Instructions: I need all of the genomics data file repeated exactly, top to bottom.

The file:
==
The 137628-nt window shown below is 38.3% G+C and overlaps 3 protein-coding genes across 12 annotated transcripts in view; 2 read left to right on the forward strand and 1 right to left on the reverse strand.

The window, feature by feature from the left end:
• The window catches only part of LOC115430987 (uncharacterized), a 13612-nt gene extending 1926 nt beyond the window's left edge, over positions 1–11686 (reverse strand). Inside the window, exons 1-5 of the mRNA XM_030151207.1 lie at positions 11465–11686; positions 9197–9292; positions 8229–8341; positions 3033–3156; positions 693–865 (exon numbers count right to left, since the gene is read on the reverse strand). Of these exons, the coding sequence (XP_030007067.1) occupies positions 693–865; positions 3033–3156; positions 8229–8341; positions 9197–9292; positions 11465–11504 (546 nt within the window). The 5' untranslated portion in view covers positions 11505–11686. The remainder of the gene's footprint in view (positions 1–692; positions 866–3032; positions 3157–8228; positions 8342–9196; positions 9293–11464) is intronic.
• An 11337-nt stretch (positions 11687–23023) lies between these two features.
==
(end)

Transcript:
The 137628-nt window shown below is 38.3% G+C and overlaps 3 protein-coding genes across 12 annotated transcripts in view; 2 read left to right on the forward strand and 1 right to left on the reverse strand.

The window, feature by feature from the left end:
• The window catches only part of LOC115430987 (uncharacterized), a 13612-nt gene extending 1926 nt beyond the window's left edge, over positions 1–11686 (reverse strand). Inside the window, exons 1-5 of the mRNA XM_030151207.1 lie at positions 11465–11686; positions 9197–9292; positions 8229–8341; positions 3033–3156; positions 693–865 (exon numbers count right to left, since the gene is read on the reverse strand). Of these exons, the coding sequence (XP_030007067.1) occupies positions 693–865; positions 3033–3156; positions 8229–8341; positions 9197–9292; positions 11465–11504 (546 nt within the window). The 5' untranslated portion in view covers positions 11505–11686. The remainder of the gene's footprint in view (positions 1–692; positions 866–3032; positions 3157–8228; positions 8342–9196; positions 9293–11464) is intronic.
• An 11337-nt stretch (positions 11687–23023) lies between these two features.